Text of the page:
by David Moody ‧ RELEASE DATE: Dec. 5, 2017
Another wetwork nightmare that should delight fans of Haters and intrigue writers who wallow in the genre.
Fifteen people trapped on a remote island in the North Sea struggle to survive during a violent outbreak.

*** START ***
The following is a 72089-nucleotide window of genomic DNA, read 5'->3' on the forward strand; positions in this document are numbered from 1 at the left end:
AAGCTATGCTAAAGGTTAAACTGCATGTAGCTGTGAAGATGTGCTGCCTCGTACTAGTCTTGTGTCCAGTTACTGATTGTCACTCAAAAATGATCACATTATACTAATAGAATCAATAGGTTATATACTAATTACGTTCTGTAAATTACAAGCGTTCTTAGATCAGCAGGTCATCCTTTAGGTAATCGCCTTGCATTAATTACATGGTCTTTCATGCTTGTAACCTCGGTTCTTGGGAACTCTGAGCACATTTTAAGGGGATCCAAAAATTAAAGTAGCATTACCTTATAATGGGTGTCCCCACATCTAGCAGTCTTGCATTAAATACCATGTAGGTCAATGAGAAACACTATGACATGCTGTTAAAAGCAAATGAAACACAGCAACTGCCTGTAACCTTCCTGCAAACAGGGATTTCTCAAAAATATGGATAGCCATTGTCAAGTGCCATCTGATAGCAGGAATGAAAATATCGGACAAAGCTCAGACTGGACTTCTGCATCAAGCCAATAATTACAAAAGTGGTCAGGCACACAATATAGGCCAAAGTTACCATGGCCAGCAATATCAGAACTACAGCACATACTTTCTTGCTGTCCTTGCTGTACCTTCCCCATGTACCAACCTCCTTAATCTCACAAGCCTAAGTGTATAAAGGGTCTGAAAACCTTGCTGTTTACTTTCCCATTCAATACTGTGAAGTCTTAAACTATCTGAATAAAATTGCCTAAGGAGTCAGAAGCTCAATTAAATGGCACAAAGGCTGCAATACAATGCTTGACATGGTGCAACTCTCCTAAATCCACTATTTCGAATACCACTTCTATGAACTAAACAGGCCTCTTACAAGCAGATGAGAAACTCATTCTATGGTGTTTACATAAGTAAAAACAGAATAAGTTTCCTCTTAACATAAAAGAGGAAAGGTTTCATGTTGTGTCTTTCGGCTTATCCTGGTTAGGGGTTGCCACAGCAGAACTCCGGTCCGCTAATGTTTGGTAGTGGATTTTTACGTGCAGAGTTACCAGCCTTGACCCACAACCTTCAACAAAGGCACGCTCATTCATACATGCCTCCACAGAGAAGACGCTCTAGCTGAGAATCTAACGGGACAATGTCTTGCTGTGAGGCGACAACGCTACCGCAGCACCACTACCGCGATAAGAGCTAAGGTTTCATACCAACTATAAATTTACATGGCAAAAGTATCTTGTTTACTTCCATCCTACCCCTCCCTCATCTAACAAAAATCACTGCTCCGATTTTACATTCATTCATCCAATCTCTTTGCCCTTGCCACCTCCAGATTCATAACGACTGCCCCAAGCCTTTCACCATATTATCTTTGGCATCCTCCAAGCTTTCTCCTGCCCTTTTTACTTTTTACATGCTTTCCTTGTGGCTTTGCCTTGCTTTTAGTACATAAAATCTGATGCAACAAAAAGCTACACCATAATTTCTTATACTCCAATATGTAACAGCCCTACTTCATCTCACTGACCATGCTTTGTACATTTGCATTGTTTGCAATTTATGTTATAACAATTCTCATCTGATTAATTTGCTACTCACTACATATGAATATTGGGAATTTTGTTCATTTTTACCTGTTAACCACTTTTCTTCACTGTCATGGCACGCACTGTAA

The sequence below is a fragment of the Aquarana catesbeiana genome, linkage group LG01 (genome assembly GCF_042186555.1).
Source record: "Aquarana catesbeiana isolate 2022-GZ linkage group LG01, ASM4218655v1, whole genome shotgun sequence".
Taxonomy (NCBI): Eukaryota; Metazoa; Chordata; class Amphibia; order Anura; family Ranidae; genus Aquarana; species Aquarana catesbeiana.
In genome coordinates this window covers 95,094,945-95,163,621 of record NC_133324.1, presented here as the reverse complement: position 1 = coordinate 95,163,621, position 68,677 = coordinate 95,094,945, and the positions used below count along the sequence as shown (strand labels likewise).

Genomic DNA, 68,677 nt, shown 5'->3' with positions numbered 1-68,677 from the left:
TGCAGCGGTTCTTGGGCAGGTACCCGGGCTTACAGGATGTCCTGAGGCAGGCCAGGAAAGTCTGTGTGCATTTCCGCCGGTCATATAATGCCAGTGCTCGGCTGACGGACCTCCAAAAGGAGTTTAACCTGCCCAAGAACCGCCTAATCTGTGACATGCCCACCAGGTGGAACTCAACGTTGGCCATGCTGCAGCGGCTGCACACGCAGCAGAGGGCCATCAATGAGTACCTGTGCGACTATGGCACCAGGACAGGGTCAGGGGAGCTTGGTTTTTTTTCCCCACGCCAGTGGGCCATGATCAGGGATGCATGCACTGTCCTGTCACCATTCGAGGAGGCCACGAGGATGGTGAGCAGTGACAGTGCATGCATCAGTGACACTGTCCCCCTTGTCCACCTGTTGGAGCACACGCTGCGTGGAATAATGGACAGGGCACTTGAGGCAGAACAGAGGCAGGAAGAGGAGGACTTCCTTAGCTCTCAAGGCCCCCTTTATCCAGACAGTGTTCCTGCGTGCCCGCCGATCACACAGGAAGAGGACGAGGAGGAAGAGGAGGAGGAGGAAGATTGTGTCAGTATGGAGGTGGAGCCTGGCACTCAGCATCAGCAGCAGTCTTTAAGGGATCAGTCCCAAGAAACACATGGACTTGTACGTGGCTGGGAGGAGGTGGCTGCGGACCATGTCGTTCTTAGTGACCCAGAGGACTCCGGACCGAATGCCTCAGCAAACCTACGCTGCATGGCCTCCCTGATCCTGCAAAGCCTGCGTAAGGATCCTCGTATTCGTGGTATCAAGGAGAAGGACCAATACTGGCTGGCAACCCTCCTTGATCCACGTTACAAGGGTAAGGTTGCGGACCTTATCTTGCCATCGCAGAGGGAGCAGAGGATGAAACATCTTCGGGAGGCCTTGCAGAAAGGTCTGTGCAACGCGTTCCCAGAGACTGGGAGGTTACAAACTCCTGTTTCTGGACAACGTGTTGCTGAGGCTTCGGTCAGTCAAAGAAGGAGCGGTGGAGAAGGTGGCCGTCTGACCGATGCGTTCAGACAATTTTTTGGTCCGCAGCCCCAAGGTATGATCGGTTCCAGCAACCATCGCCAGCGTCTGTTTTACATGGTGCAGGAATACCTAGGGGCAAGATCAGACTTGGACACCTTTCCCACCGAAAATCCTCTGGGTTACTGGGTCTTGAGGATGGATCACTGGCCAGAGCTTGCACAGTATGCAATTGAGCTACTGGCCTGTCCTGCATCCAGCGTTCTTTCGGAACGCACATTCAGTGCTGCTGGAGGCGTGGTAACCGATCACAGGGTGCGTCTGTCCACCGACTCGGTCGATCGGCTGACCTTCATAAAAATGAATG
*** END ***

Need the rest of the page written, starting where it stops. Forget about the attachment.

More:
This nasty new piece by prolific horror writer Moody (Strangers, 2014, etc.) is a side-quel to his popular survival trilogy that began with Haters (2006). He’s taken a different tack here, one that feels much more like a cinematic work than a literary one. Where Haters followed a single character, here Moody pulls back to a third-person omniscient POV to follow a Battle Royale–style contest of wits and guts among 15 people. The book is set on Skek, a deserted island once home to a military outpost and a science expedition, now the base for an extreme sports team-building enterprise. When a violent epidemic takes hold, things go sideways in a hurry. A young woman is shoved off a cliff after attacking another team member. A passenger ferry is found smashed up on shore, with only a bloody aftermath to reveal the fate of its passengers. Even amid all this terror, our heroes are delightfully self-aware. “It’s a bit bloody shortsighted if you ask me,” says one. “You’re running an extreme-sports center in the middle of the bloody ocean, and you don’t have a viable escape route?” In another exchange, a character named Paul calls out the most obvious analogy to his mate Matt. “It’s just that this sounds like the start of a shitty zombie movie, that’s all. It sounds fucking stupid, if I’m honest.” As with its spiritual predecessors, soon the remaining dozen or so survivors are divided between “Haters” and the “Unchanged,” hurtling toward the inevitable cliffhanger. It’s not high art by any stretch and lacks the sociological inquiry of Max Brooks’ World War Z, but for a bloody fun ride, it gets the job done.Another wetwork nightmare that should delight fans of Haters and intrigue writers who wallow in the genre.